All of the liquid fluorosilicic acid used for water fluoridation is produced in North America, so shortages and disruptions of fluorosilicic acid are limited to U.S. influences. Roughly half of the dry additive sodium fluorosilicate is domestically produced in the United States by a single manufacturer and is dependent on the fluorosilicic acid market or conditions at the single location of production. The remainder is imported, principally from Asian sources, and supply is dependent on shipping and transportation factors. Most sodium fluoride is imported from Asia. Therefore, the availability of sodium fluoride is more dependent on shipping and transportation factors. If a surge in demand for dry additives occurs, several weeks may be required for logistical arrangements to increase imports and satisfy the greater demand. In spite of these constraints, historically, there are fewer reports of shortages of dry additives than of fluorosilicic acid.

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Has there been a shortage of fluoride additives in recent years?

Since 2009, the supply of fluoride products (i.e., additives) has been stable and reliable. There was a shortage from 2005 through 2009, however. This shortage resulted from termination of operations by two major producers of fluoride products, realignment of other producers, and factors associated with the globalization of the chemical industry. (Source: Supply of Critical Drinking Water and Wastewater Treatment Chemicals—A White Paper for Understanding Recent Chemical Price Increases and Shortages, 2009, available from the Water Research Foundation.)

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Can water treatment facilities minimize their vulnerability to shortages?

Since the supply of fluoridation products can be subject to occasional periods of shortages, water treatment facilities should have at least 3 months of inventory on hand. Water treatment facilities should monitor their inventories, order supplemental deliveries with sufficient lead time, and arrange for alternate suppliers who have different national distributors. It is also beneficial to verify pump delivery calibration and increase confirmatory testing. Regular and careful calibration of metering pumps can ensure that optimal fluoridation is provided with minimal waste.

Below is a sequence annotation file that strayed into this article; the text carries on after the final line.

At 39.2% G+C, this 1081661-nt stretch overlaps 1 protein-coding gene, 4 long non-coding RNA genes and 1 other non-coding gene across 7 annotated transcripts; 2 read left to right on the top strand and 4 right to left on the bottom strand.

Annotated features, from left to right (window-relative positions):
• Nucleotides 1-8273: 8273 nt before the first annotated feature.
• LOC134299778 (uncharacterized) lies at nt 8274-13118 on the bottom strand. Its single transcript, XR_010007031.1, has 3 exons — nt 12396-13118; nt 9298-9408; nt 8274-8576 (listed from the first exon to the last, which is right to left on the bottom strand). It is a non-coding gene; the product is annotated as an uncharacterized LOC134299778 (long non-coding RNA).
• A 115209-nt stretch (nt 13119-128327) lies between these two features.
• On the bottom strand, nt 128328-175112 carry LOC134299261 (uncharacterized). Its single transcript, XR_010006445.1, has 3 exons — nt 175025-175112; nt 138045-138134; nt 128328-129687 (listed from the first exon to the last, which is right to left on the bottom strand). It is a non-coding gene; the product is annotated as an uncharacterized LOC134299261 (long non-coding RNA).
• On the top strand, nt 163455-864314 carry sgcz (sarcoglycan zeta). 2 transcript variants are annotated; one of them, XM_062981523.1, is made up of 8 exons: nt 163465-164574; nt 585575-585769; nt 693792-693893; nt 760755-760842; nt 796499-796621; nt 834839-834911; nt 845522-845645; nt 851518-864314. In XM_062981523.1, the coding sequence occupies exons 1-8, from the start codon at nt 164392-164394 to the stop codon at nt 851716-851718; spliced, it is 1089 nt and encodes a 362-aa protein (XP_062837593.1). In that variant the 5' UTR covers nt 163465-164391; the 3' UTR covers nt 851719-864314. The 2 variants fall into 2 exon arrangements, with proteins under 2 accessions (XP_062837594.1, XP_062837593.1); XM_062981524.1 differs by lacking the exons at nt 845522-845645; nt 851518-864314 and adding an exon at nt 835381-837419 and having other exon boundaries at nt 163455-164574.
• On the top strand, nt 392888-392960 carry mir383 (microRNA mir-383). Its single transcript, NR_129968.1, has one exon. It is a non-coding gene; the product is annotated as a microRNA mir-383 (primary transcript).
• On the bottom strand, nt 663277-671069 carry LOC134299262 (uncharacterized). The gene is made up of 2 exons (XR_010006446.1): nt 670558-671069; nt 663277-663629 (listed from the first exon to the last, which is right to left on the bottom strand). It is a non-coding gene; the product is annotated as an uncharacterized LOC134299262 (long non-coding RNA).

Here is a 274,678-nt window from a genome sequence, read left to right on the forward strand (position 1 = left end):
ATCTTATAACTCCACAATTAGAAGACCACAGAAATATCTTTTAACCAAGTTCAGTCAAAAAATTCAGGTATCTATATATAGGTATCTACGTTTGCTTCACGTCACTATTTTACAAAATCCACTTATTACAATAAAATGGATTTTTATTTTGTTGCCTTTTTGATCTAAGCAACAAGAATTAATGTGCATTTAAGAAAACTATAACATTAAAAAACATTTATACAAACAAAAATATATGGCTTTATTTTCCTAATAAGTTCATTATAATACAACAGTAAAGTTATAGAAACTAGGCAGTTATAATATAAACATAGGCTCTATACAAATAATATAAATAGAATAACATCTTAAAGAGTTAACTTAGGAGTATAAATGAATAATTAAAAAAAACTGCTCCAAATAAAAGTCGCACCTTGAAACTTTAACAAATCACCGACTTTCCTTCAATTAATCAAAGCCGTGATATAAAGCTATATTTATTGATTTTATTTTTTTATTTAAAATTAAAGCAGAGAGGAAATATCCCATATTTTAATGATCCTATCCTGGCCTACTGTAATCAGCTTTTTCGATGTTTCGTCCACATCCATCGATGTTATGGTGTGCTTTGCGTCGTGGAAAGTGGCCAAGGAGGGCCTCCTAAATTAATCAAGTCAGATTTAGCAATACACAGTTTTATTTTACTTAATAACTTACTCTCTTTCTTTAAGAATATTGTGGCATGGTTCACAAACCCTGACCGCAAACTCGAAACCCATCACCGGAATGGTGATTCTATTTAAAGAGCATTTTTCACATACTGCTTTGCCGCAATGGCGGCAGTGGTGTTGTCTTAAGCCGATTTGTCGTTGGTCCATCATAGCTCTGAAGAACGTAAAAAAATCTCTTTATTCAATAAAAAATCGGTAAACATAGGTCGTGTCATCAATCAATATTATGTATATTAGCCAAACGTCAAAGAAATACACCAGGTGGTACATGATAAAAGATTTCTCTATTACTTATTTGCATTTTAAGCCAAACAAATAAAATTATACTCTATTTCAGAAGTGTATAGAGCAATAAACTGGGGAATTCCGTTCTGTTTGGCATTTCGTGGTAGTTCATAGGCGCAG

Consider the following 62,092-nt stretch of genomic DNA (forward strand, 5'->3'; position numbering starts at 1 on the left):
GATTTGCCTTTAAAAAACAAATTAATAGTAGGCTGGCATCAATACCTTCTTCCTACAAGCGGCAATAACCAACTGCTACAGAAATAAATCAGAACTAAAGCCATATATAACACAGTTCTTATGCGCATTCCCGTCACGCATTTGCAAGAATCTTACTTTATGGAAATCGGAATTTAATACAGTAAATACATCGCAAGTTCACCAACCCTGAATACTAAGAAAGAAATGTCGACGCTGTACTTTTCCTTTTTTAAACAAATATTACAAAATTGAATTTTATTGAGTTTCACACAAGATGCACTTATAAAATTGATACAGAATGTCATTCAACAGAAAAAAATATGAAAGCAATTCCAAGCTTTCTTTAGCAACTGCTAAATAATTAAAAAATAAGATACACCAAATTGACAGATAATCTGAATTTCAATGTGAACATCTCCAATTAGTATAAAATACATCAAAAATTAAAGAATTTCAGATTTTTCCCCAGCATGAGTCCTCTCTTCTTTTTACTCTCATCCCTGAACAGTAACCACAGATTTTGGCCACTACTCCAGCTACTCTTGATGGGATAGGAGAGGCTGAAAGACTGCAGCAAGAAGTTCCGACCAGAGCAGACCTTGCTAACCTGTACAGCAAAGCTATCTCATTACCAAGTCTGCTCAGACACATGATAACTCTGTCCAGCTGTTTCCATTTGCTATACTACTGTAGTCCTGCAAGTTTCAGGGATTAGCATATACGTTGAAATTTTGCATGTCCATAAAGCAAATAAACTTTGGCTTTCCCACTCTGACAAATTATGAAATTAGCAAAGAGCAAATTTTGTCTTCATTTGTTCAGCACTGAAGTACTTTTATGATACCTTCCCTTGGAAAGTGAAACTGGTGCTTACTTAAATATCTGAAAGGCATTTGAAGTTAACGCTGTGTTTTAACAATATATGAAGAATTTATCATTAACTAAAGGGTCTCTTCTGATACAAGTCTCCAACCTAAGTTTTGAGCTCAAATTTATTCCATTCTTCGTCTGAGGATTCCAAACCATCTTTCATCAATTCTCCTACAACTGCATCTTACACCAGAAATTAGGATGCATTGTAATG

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Are there strategies for managing inventories if delivery of fresh product will be delayed?

Calibrate pumping rates and increase monitoring of fluoride additive feed rates to ensure that excess dosing is minimized. It is important to maintain feed rates as close to the target within the optimal range for your community to ensure the benefits of fluoridation — better oral health and avoidance of tooth decay. However, if inventories are low or supplies uncertain, it is acceptable to feed fluoride at the lowest level (0.7 mg/L) recommended for U.S. climates for a short time during the shortage or disruption. Continued temporary operations at this lower feed rate will provide some continued protection for your community.

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What should I do if my inventory is exhausted and I must terminate fluoridation?

Although exhaustion of fluoride products at a water treatment facility is rare, it does occur. If imminent exhaustion is anticipated, call your supplier and appeal for a small delivery to satisfy the immediate need. If fluoridation must be terminated, however, short periods (1 to 2 months) without fluoridation should not present problems for a community. Although consistent and constant fluoride levels in the optimum range provides the greatest benefit to a community, a short period without fluoride should not result in an immediate increase in tooth decay. Resumption of fluoridation at the earliest possible date is important to minimize the potential for tooth decay among residents of your community.

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Our utility has terminated fluoridation. Who should we notify?

If a utility must terminate fluoridation, it is important to notify the state drinking water administrator and dental director. Most utilities try to actively communicate with their customer base about water quality issues, so notifying public health professionals and the public through newspaper announcements or press releases may be appropriate if the utility has used those media outlets in the past. It is important to give the public a sense of when fluoridation will resume, for example, "We expect to have delivery of fluoride in 2 weeks and will resume fluoridation at that time."

 

For more information on additives, see the Water Fluoridation Additives fact sheet.